In 1987 we estimated that she was at least 45 years old and was more likely to have been 76 years old (the oldest SRKW at the time, and the presumed mother of J1).

Granny. J2. Leigh Calvez. Wikimedia Commons.

Granny. J2. Leigh Calvez. Wikimedia Commons.

Granny lived through the capture years of the 60s and 70s. She out thwarted the capture kings — Ted Griffin and Don Goldsberry. According to Frontline’s, ‘Whale of a Business‘, Goldsberry would continue to catch orcas in Puget Sound into the 1970s, even becoming SeaWorld’s director. Ultimately SeaWorld was booted out of Washington State waters in 1976, but the damage was already done.

J2 and the signature nick on her dorsal fin. Haro Strait in Washington State in 2007. Monika Wieland. Wikimedia Commons. License by-nc-sa/4.0

J2 and the signature nick on her dorsal fin. Haro Strait in Washington State in 2007. Monika Wieland. Wikimedia Commons. License by-nc-sa/4.0

From 120 Southern Resident members pre-capture, only 70 animals remained. They’ve struggled to recover their numbers since then, earning endangered species status in 2005. Today, they are struggling to survive. Across all three pods that comprise the Southern Residents — J, K, and L-pod, there are still only 78 members.

We can’t know what J2 remembers of those captures but she would have remembered them. These orcas possess incredibly strong bonds, and this matriarch must have felt helpless watching the clan youngsters ripped from the water. As the oldest known orca in the world, she was also the best known of all the Southern Resident whales. With the signature half-moon nick on her dorsal fin, she was almost always seen leading the members of J-Pod.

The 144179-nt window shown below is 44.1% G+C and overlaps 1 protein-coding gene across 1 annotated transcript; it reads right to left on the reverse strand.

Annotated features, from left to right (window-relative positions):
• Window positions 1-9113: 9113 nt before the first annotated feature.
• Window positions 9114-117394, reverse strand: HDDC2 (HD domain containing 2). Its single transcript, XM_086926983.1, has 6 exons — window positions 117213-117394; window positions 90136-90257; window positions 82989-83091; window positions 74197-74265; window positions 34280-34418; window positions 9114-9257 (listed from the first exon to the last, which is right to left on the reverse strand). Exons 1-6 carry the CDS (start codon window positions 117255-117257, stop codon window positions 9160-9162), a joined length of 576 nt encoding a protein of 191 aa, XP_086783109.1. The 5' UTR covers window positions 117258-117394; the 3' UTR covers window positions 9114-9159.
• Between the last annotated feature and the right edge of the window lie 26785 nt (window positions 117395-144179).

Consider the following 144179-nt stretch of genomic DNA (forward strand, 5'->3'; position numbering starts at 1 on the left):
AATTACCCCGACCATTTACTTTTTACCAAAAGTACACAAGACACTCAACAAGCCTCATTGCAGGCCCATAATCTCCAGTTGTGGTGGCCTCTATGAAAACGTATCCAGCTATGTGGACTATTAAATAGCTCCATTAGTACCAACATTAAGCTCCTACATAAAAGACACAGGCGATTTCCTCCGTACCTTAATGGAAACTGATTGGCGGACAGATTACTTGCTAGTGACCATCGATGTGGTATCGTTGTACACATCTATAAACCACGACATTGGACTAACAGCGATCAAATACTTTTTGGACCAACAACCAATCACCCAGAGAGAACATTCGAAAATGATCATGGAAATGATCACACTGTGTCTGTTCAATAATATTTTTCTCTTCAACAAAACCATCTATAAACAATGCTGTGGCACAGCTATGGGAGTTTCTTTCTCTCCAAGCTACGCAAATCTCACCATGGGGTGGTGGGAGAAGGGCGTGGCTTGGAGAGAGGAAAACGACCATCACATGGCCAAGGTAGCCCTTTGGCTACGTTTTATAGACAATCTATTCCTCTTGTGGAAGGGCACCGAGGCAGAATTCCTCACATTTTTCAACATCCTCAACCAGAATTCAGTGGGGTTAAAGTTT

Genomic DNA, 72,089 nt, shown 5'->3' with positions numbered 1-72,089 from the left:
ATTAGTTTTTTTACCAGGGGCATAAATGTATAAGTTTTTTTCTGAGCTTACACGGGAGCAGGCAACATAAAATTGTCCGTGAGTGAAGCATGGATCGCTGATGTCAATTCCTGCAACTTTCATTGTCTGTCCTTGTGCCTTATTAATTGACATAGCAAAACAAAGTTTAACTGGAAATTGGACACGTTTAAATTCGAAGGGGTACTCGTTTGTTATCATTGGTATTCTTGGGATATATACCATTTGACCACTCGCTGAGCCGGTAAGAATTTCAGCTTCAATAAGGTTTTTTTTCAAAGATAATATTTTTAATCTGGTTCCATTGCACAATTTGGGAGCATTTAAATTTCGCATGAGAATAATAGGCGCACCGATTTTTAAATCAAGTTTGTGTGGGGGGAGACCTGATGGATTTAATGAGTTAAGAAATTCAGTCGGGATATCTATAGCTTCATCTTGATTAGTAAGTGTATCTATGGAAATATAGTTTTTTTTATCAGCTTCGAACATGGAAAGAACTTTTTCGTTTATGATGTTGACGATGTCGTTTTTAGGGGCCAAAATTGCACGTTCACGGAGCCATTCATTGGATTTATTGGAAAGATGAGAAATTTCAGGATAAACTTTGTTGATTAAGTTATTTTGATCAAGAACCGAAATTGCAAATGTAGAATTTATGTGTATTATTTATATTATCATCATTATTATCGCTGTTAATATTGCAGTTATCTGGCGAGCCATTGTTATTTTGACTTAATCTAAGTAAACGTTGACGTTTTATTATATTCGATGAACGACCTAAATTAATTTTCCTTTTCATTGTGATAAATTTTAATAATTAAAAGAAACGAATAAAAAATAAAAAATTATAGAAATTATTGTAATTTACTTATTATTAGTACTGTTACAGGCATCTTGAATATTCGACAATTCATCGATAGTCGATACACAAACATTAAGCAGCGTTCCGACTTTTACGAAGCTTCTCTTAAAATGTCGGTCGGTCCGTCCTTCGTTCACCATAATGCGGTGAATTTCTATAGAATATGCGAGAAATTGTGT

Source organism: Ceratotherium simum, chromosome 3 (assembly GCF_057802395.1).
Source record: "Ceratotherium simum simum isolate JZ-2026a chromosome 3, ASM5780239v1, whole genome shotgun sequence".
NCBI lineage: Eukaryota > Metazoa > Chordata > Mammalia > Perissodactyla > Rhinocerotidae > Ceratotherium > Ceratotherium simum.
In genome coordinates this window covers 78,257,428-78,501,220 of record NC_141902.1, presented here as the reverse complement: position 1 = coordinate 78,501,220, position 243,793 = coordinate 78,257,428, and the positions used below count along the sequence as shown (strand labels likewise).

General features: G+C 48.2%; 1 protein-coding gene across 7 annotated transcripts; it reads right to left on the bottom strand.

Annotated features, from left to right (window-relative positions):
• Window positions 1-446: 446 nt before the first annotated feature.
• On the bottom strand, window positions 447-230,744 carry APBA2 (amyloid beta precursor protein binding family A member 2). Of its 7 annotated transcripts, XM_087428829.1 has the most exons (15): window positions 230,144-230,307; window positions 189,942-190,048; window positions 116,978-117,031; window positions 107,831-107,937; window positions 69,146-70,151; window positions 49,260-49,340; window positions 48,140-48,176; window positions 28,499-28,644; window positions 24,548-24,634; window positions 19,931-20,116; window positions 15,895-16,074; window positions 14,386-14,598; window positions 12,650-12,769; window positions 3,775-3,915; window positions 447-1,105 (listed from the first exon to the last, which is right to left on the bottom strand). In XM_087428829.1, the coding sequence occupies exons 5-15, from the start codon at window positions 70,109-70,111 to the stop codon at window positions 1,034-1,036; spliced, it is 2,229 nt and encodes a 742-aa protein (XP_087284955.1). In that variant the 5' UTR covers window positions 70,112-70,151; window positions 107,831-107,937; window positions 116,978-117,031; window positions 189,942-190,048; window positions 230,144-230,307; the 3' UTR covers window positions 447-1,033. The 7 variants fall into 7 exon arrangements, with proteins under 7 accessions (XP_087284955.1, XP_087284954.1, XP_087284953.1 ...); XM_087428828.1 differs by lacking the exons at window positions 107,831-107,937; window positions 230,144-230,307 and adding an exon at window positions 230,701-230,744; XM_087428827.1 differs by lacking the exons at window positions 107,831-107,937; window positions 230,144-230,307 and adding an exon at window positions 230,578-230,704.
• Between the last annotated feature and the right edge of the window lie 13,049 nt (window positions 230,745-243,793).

Unwittingly and unknowingly, Granny became the beacon for anti-captivity. She fundamentally symbolized the ‘wrongness’ of confinement. Allowed to flourish in her natural habitat, she was the exemplification of freedom, and she spoke loudly and longly — not just for Tilikum, but for all other whales held in confinement around the world.

Tilikum and Granny were strangers who lived divergent lives. From different whale populations and waters, these two orcas would never meet. Yet their paths inexplicably crossed and intertwined. Together, they evolved into a legacy that will ensure that captivity for whales is no longer the ‘norm’ but an unnatural, disastrous experiment that we must end and never, ever repeat.

Featured Image: Tilikum. David R. Tribble. Wikimedia Commons. CC BY-SA 3.0

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About Elizabeth Batt

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Elizabeth is a freelance writer, a former large animal nurse and a former certified NREMT. She is passionate about the ocean and its inhabitants and her work focuses on cetacean-related issues, including captive whales and dolphins. She graduated in psychology and sociology and lives with her family in beautiful northwestern Montana.

Author: Elizabeth Batt